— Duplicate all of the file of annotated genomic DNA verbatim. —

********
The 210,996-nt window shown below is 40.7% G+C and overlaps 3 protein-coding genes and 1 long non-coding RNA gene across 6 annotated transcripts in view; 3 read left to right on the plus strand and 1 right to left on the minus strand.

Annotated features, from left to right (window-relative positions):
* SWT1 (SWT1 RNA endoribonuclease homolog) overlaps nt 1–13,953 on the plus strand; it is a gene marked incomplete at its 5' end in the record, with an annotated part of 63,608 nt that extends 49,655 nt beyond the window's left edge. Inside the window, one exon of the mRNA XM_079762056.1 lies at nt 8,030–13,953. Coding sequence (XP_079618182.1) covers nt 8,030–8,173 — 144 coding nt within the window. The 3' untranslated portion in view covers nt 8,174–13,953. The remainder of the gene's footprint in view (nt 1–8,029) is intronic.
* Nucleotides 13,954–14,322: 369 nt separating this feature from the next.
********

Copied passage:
The 210,996-nt window shown below is 40.7% G+C and overlaps 3 protein-coding genes and 1 long non-coding RNA gene across 6 annotated transcripts in view; 3 read left to right on the plus strand and 1 right to left on the minus strand.

Annotated features, from left to right (window-relative positions):
* SWT1 (SWT1 RNA endoribonuclease homolog) overlaps nt 1–13,953 on the plus strand; it is a gene marked incomplete at its 5' end in the record, with an annotated part of 63,608 nt that extends 49,655 nt beyond the window's left edge. Inside the window, one exon of the mRNA XM_079762056.1 lies at nt 8,030–13,953. Coding sequence (XP_079618182.1) covers nt 8,030–8,173 — 144 coding nt within the window. The 3' untranslated portion in view covers nt 8,174–13,953. The remainder of the gene's footprint in view (nt 1–8,029) is intronic.
* Nucleotides 13,954–14,322: 369 nt separating this feature from the next.